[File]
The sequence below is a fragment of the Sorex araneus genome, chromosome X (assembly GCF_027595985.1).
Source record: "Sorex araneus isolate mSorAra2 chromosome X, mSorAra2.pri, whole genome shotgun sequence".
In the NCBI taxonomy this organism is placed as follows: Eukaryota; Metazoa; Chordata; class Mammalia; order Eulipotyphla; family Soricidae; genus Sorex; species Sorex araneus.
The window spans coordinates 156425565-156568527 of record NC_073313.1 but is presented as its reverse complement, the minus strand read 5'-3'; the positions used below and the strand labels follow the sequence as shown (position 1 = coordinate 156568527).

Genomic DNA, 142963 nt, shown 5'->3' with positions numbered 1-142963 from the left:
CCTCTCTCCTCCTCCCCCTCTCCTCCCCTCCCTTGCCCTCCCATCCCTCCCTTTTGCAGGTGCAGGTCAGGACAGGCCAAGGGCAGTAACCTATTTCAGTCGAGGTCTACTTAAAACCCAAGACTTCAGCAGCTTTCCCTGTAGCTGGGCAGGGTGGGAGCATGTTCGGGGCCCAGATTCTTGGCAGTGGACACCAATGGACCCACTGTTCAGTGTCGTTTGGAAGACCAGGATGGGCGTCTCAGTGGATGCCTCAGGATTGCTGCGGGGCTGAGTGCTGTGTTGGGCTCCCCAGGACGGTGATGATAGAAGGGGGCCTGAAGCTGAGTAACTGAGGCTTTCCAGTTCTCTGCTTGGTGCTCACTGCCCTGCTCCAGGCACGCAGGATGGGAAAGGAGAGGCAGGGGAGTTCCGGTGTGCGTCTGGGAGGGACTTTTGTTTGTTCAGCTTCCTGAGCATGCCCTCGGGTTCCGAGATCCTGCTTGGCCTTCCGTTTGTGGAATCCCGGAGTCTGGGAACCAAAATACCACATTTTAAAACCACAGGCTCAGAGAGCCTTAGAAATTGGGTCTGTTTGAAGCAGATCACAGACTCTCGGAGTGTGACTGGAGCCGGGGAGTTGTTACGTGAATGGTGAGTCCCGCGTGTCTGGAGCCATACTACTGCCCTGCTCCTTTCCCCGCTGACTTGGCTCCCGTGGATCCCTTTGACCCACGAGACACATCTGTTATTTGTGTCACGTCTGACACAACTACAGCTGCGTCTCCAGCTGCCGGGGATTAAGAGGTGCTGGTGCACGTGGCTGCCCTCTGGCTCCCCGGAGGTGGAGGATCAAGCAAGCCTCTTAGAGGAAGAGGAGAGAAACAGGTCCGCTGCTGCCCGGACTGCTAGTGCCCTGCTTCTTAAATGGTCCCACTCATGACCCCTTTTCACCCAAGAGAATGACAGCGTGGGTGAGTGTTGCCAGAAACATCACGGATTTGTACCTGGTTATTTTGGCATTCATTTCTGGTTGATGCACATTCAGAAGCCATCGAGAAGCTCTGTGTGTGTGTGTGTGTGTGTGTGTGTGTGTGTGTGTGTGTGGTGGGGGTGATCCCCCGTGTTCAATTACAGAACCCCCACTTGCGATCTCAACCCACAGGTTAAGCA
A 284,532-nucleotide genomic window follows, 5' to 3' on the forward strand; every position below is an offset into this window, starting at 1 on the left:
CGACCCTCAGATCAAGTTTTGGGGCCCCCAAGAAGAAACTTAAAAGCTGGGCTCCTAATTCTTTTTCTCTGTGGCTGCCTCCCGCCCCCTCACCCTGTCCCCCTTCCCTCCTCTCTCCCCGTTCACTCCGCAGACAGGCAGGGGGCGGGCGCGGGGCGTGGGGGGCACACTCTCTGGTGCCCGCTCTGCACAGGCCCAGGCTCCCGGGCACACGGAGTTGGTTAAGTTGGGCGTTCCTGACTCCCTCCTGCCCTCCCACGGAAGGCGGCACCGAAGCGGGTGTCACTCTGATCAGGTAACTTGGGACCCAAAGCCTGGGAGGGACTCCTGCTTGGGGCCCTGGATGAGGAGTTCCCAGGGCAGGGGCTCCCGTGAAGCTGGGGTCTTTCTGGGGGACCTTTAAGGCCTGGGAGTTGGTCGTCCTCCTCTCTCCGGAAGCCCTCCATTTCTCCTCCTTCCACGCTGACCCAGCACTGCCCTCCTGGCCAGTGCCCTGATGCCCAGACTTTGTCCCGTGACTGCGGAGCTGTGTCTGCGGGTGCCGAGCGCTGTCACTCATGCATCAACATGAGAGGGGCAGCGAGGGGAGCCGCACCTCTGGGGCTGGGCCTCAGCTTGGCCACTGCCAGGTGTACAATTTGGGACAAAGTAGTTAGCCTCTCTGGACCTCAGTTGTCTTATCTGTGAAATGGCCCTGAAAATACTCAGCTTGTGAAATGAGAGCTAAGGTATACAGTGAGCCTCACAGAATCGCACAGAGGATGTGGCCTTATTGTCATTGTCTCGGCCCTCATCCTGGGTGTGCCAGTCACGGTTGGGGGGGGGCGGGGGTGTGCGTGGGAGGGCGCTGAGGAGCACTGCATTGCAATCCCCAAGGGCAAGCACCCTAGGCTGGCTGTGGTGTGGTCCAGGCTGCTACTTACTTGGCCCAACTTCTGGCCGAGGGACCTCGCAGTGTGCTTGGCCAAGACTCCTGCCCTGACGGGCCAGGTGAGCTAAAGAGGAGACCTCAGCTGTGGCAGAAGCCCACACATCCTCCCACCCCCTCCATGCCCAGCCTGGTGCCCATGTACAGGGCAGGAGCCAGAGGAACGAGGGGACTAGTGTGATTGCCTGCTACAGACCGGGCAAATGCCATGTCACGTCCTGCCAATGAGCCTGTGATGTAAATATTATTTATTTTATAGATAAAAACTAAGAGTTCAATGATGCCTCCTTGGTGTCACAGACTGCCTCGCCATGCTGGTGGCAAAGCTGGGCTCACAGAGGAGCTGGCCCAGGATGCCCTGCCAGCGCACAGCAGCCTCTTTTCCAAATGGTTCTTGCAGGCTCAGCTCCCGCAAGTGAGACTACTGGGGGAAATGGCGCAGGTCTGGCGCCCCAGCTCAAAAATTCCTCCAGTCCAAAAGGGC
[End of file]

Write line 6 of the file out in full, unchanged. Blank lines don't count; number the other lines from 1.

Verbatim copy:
CCTCTCTCCTCCTCCCCCTCTCCTCCCCTCCCTTGCCCTCCCATCCCTCCCTTTTGCAGGTGCAGGTCAGGACAGGCCAAGGGCAGTAACCTATTTCAGTCGAGGTCTACTTAAAACCCAAGACTTCAGCAGCTTTCCCTGTAGCTGGGCAGGGTGGGAGCATGTTCGGGGCCCAGATTCTTGGCAGTGGACACCAATGGACCCACTGTTCAGTGTCGTTTGGAAGACCAGGATGGGCGTCTCAGTGGATGCCTCAGGATTGCTGCGGGGCTGAGTGCTGTGTTGGGCTCCCCAGGACGGTGATGATAGAAGGGGGCCTGAAGCTGAGTAACTGAGGCTTTCCAGTTCTCTGCTTGGTGCTCACTGCCCTGCTCCAGGCACGCAGGATGGGAAAGGAGAGGCAGGGGAGTTCCGGTGTGCGTCTGGGAGGGACTTTTGTTTGTTCAGCTTCCTGAGCATGCCCTCGGGTTCCGAGATCCTGCTTGGCCTTCCGTTTGTGGAATCCCGGAGTCTGGGAACCAAAATACCACATTTTAAAACCACAGGCTCAGAGAGCCTTAGAAATTGGGTCTGTTTGAAGCAGATCACAGACTCTCGGAGTGTGACTGGAGCCGGGGAGTTGTTACGTGAATGGTGAGTCCCGCGTGTCTGGAGCCATACTACTGCCCTGCTCCTTTCCCCGCTGACTTGGCTCCCGTGGATCCCTTTGACCCACGAGACACATCTGTTATTTGTGTCACGTCTGACACAACTACAGCTGCGTCTCCAGCTGCCGGGGATTAAGAGGTGCTGGTGCACGTGGCTGCCCTCTGGCTCCCCGGAGGTGGAGGATCAAGCAAGCCTCTTAGAGGAAGAGGAGAGAAACAGGTCCGCTGCTGCCCGGACTGCTAGTGCCCTGCTTCTTAAATGGTCCCACTCATGACCCCTTTTCACCCAAGAGAATGACAGCGTGGGTGAGTGTTGCCAGAAACATCACGGATTTGTACCTGGTTATTTTGGCATTCATTTCTGGTTGATGCACATTCAGAAGCCATCGAGAAGCTCTGTGTGTGTGTGTGTGTGTGTGTGTGTGTGTGTGTGTGTGTGGTGGGGGTGATCCCCCGTGTTCAATTACAGAACCCCCACTTGCGATCTCAACCCACAGGTTAAGCA